Across the United States, Americans of all races, colors, politics, and creeds will be celebrating Independence Day.
Parades, BBQs, and parties abound from coastal metropolises littered with skyscrapers to humble Midwest towns where the number of street lights can be counted on one hand.
Amidst the history and the celebration, the observance and the fireworks, several popular myths exist for Fourth of July. more >>
At least 4,000 Assyrian Christian families are believed to be among the 120,000 people who in recent days have fled the Syrian city of Hassakeh. ISIS forces are entering the city and looking to carry out a mass ethno-religious slaughter, humanitarian groups said, warning that the world still has not provided an adequate response.
"Although we appreciated the efforts of the Republic of France for calling an emergency session of the Security Council last March to discuss the ongoing ethnic cleansing of Assyrian Christians, Yezidis and other ethno-religious minorities of Iraq and Syria, no action has yet been taken to halt this ongoing slaughter. It is as if the world community thinks that the situation will resolve itself if it's ignored," said David William Lazar, Chairman of the American Mesopotamian Organization.
Fides News Agency reported earlier this week that the 4,000 Christian families who have fled Hassakeh belong to various churches, including Chaldeans, Assyrians, Syrian Catholics and Syrian Orthodox, and have been seeking refuge in the nearby urban area of Qamishli. more >>
The Administration has postulated that a deal on Iran's nuclear capability is the alternative to war as America and the P5+1 (the five permanent members of the U.N. Security Council, plus Germany) have endeavored to come to terms. It seems as though the Administration is happy to do whatever is necessary to close this deal, even if that deal leaves the U.S. with the short end of the stick.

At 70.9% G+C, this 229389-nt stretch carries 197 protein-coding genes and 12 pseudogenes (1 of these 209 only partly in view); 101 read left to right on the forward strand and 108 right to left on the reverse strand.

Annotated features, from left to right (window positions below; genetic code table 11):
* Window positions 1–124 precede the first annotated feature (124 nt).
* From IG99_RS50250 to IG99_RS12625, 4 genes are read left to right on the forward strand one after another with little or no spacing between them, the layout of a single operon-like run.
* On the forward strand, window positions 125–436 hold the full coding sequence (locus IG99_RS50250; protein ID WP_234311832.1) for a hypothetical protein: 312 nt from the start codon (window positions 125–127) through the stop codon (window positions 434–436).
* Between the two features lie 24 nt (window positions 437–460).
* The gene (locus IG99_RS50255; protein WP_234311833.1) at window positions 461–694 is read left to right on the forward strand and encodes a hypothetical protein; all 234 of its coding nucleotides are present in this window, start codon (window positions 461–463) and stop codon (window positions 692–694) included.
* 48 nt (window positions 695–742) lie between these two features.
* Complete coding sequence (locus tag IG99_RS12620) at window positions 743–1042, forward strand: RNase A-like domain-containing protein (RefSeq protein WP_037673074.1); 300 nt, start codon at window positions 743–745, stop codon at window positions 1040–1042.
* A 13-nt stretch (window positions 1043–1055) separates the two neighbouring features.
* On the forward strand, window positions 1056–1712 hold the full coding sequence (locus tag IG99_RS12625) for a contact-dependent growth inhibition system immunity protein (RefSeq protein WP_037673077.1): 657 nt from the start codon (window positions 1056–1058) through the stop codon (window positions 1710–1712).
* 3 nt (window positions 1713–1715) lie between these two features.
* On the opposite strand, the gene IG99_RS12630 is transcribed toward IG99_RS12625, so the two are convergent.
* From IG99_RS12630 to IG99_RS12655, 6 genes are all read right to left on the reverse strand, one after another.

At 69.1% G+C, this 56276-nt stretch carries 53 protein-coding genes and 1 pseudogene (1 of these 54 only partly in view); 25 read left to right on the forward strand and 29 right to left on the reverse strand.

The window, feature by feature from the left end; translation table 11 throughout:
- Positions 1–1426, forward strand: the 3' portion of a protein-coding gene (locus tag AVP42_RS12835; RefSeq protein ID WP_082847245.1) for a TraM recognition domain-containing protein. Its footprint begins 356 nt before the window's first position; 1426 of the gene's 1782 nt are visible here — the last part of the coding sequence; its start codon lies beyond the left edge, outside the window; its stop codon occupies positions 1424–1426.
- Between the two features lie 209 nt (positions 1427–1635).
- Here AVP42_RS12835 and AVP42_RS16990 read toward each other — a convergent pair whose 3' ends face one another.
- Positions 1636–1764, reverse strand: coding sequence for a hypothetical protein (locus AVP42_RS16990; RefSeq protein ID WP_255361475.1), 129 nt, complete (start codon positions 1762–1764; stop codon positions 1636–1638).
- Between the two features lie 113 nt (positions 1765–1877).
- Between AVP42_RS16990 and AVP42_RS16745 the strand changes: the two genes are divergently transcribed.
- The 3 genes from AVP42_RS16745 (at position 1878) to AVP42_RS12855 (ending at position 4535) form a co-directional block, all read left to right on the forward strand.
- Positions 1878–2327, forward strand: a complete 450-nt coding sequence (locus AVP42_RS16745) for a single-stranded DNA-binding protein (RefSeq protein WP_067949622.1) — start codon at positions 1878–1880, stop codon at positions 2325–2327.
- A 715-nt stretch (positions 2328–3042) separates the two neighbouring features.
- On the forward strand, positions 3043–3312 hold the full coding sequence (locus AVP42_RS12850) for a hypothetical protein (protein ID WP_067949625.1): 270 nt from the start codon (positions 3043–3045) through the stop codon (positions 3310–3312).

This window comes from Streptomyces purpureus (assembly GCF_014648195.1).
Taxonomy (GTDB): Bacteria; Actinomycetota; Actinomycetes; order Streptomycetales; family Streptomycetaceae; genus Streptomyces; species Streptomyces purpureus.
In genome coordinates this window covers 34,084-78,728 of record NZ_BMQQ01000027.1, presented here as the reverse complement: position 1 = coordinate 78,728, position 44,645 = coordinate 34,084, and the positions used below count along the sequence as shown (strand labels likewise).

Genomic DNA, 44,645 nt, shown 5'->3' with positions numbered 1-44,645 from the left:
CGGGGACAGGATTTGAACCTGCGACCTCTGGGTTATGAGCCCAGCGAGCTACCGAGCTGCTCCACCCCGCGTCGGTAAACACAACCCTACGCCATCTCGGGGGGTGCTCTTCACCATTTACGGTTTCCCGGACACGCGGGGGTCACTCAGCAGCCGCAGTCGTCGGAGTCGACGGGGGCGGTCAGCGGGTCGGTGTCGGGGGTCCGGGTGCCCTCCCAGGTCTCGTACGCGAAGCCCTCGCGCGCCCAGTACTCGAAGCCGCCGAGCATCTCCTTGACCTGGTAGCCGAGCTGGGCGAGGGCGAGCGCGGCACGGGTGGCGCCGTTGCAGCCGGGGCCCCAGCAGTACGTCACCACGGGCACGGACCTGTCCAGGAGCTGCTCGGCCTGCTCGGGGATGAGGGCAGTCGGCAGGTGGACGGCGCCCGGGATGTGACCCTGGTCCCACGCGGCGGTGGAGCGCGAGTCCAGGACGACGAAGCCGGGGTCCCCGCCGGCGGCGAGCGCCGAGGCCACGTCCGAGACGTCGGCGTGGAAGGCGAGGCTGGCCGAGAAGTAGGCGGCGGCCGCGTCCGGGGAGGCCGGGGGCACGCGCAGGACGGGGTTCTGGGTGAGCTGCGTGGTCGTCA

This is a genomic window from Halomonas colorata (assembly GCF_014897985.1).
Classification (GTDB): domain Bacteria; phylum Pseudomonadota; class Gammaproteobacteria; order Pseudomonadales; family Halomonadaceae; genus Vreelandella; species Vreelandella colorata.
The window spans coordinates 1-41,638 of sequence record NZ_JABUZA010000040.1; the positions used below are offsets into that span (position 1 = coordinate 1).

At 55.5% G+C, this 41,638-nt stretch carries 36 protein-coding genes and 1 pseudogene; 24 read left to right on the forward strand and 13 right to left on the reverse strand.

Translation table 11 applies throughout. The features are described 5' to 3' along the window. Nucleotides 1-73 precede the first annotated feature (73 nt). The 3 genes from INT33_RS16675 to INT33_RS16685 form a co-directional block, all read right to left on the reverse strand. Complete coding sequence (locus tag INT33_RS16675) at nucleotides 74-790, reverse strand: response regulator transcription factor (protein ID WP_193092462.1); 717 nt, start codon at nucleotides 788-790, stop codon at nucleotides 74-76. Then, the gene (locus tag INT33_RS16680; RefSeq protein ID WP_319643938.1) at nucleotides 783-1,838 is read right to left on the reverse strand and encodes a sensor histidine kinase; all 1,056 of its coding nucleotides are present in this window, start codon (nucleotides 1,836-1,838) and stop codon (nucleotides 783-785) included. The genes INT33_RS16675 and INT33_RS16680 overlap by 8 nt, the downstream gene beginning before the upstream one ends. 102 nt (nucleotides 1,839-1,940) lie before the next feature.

Reports out of Vienna, where the nuclear negotiations with Iran are taking place, are deeply troubling. The deadline has once again been pushed back, extending negotiations until July 7. This is just two days before the Obama Administration is required to submit the final deal to Congress, and it is in their best interest to do so sooner rather than later. In this instance, if the Administration misses the deadline, the deal will be in front of Congress double the amount of time it would be if submitted on July 9. Per the Iran Nuclear Agreement Review Act, the review process would be 60 days if submitted between July 10 and September 7 -- bad for the Administration, but good for the American people to actually get a sense of what is included and what isn't.
Yesterday, during a press conference, President Obama stated that he "will walk away, if, in fact, it's a bad deal." But those words don't hold reassurance when details of extreme concessions have been running rampant among the press. Requirements that need to be a part of any good deal should include anytime/anywhere inspections of Iran's nuclear facilities. Unfortunately, it seems that element is already on the chopping block. more >>
Duke University's Islamic Studies Center director says the "violent and savage attacks" being carried out by ISIS terrorists during the Islamic holy month of Ramadan "shocks the decency" of Muslims around the world, and all slaughter of innocent life is a "great affront" to the teachings of Islam.
Omid Safi told The Christian Post on Tuesday that ISIS' brutal attacks and slaughter or Iraqis, Syrians and humanitarian aid workers has shown that it "abides neither by the letter nor by the spirit of Islamic teachings."
The jihadists, who have captured significant territory across Iraq and Syria, claimed responsibility of three separate terror attacks on Friday, carried out in France, Tunisia, and Kuwait, in which dozens of people were killed. more >>
The al-Shabaab terror group, which back in April murdered 152 people, mostly Christian students, have vowed to attack "non-believers" throughout the Islamic holy month of Ramadan, a pledge echoing ISIS' threats.
News 24 reported that at least 15 people were killed on Monday in clashes between al-Shabaab and Somali and African Union troops near the southern port of Kismayo, though eight Islamic militants were also killed in the battle.